WIYN Status - Semester 2014B Proposer Information
Commissioning of the partially populated One Degree Imager (pODI) in static mode is complete. Coherent guide mode is functional, but not
yet fully supported by the data reduction system and therefore not
recommended for end users yet. Binning has been implemented and is
available on a shared risk basis. Observers should be prepared to confirm the measurements they make (surprising results, especially). Information about proposing for pODI as well as its capabilities and performance can be found within the ODI Observing Information web pages.
The pODI imager may be upgraded to a larger format starting possibly as early as the 2014B semester. If that happens, depending on the specific to-be-determined start date for the project, pODI may be unavailable for all of 2014B or it may be available for some time at the beginning of the semester. If the start date of the upgrade is pushed beyond 2014B then we anticipate that pODI will be available for most of, if not all, of 2014B. Please check back at this page for updates, as needed.
Other instrument availability in 2014B
There are several key things to note about the availability of the other 3.5-m instruments in 2014B:
- WIYN is pleased to announce the availability of two new unique integral field units (IFUs) for shared risk observing in semester 2014B, HexPak and GradPak. These IFUs are distinguished by having different sized fibers in the same head to optimize the balance between surface brightness and signal-to-noise for various classes of extended objects. They were developed by Matt Bershady's group in Washburn Astronomical Laboratories at the University of Wisconsin-Madison. As they are still PI-level, rather than facility, instruments, it is necessary to work with the PI before submitting a proposal to use the new IFUs. Please read the introduction letters from the WIYN director and the instrument PI. More information and instructions on how to proceed can be found on the Hexpak and Gradpak web pages. SparsePak will continue to be offered as a facility instrument.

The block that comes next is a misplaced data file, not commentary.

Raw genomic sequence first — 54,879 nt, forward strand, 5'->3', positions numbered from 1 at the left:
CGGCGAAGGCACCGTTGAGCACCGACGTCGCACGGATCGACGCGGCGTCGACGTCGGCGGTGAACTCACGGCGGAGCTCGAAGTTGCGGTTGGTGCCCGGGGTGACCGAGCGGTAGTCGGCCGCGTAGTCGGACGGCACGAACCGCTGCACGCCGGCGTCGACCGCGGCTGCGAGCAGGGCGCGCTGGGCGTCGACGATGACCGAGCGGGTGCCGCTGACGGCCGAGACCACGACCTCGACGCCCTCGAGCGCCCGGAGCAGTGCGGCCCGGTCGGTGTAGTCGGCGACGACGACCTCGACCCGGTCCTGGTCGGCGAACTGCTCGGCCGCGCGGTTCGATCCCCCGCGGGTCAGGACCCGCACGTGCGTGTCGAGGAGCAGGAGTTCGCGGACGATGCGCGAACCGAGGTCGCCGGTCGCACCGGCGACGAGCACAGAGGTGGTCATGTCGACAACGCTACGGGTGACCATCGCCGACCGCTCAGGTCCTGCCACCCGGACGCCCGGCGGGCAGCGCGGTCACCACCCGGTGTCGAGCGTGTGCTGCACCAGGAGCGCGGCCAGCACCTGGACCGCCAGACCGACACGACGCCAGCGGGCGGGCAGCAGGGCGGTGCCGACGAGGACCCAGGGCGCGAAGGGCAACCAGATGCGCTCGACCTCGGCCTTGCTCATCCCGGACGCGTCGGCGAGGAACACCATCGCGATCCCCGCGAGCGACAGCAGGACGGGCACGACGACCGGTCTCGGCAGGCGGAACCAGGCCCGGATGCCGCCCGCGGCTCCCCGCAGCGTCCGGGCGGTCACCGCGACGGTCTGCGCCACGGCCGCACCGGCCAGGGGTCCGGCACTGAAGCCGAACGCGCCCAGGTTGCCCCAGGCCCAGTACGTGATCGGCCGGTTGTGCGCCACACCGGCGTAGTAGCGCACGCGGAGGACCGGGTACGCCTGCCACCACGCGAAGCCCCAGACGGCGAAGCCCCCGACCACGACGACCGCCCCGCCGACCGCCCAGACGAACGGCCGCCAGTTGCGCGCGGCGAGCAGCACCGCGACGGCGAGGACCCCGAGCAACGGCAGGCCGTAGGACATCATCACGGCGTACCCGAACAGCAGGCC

- All other WIYN instruments now share the second Nasmyth port, known as the Hydra port. Thus, (the IFUs)+WHIRC, WHIRC+Visitor Instruments, and Hydra will be block scheduled. The switch between Hydra and the Instrument Adapter System (IAS) that supports the WIYN High-Resolution Infrared Camera (WHIRC), SparsePak, Hexpak, Gradpak, and visitor instruments takes two to five days to complete, we are currently discussing the optimal cadence for the switch. Therefore, there will be a minimum of two months between changes of Hydra to other instruments on the Hydra port. Check back here for further updates.
- Since WHIRC was commissioned in 2008, we had noticed a steady but significant (40%) decrease in the standard signal level, which we attributed to a deterioration of the original enhanced silver coatings on the WTTM mirrors. During the WHIRC hiatus last summer, the WTTM mirrors were removed, and spare WTTM mirrors were sent out to a vendor for coating with a proprietary gold layer. Since WHIRC operates only in the infrared, the loss of reflectivity in the blue is not important. The old WTTM mirrors have been stripped and will be recoated to serve as spares. With the newly coated WTTM mirrors, the standard signal levels have increased to slightly above their original 2008 levels. The active tip/tilt correction of WTTM also appears to be working properly and should be available for the 2014B observing semester. See the WHIRC Hot News for the latest results.
- MiniMo is not expected to be available in 2014B.
Remote observing at WIYN is now available to all qualified observers (see the remote observing policies). Those wishing to observe remotely with ODI must do so from a pre-approved (and tested) workstation. More information can be found on the WIYN Remote Observing page.
WIYN 0.9m Status
In October of 2013, the WIYN 0.9m observatory started
commissioning and initial operations with the Half Degree
Imager (HDI). The 0.9m consortium is currently offering
nights with HDI to the community as shared risk, through
proposals submitted to NOAO. S2KB is the backup instrument
if HDI becomes unavailable.
Key characteristics of S2KB and HDI compared
||21 x 21 um
||15 x 15 um
||0.6 x 0.6 arcsec
|| 0.43 x 0.43 arcsec
|Number of pixels
||2048 x 2048
||4096 x 4112
|Area on sky
||20.5 x 20.5 arcmin
||29.2 x 29.2 arcmin
|Readnoise (various modes)
||9, 14, 20
||4, 5, 7, 10
|Readout time (1 x 1 bin)
||111 sec/N amplifiers
(N = 1, 2, 4)
|Well depth (e-)
|Quantum efficiency (%)
Any questions can be directed to Eric Hooper (ehooper at wiyn.org).
Last modified: 08-Apr-2014 10:45:05 MST